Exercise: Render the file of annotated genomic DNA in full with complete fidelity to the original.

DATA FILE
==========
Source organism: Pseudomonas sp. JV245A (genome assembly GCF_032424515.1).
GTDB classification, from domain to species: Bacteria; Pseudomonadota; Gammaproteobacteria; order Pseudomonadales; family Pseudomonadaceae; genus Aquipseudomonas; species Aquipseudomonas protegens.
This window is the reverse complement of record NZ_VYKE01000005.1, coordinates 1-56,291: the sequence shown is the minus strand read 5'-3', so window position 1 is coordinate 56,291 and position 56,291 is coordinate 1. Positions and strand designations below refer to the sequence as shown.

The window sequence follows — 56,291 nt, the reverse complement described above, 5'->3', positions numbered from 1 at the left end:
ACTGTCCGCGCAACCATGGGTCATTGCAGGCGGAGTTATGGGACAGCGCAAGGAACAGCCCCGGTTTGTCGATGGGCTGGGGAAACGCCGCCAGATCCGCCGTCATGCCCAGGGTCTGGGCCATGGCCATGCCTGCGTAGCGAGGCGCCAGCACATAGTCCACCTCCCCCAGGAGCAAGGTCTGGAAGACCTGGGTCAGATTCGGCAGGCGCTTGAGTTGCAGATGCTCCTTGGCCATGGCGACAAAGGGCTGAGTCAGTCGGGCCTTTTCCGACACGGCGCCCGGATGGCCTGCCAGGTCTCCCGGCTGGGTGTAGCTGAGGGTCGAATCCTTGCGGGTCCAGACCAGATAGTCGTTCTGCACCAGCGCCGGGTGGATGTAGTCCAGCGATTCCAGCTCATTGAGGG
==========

Source organism: Pseudomonas sp. JV245A (genome assembly GCF_032424515.1).
GTDB classification, from domain to species: Bacteria; Pseudomonadota; Gammaproteobacteria; order Pseudomonadales; family Pseudomonadaceae; genus Aquipseudomonas; species Aquipseudomonas protegens.
This window is the reverse complement of record NZ_VYKE01000005.1, coordinates 1-56,291: the sequence shown is the minus strand read 5'-3', so window position 1 is coordinate 56,291 and position 56,291 is coordinate 1. Positions and strand designations below refer to the sequence as shown.

The window sequence follows — 56,291 nt, the reverse complement described above, 5'->3', positions numbered from 1 at the left end:
ACTGTCCGCGCAACCATGGGTCATTGCAGGCGGAGTTATGGGACAGCGCAAGGAACAGCCCCGGTTTGTCGATGGGCTGGGGAAACGCCGCCAGATCCGCCGTCATGCCCAGGGTCTGGGCCATGGCCATGCCTGCGTAGCGAGGCGCCAGCACATAGTCCACCTCCCCCAGGAGCAAGGTCTGGAAGACCTGGGTCAGATTCGGCAGGCGCTTGAGTTGCAGATGCTCCTTGGCCATGGCGACAAAGGGCTGAGTCAGTCGGGCCTTTTCCGACACGGCGCCCGGATGGCCTGCCAGGTCTCCCGGCTGGGTGTAGCTGAGGGTCGAATCCTTGCGGGTCCAGACCAGATAGTCGTTCTGCACCAGCGCCGGGTGGATGTAGTCCAGCGATTCCAGCTCATTGAGGG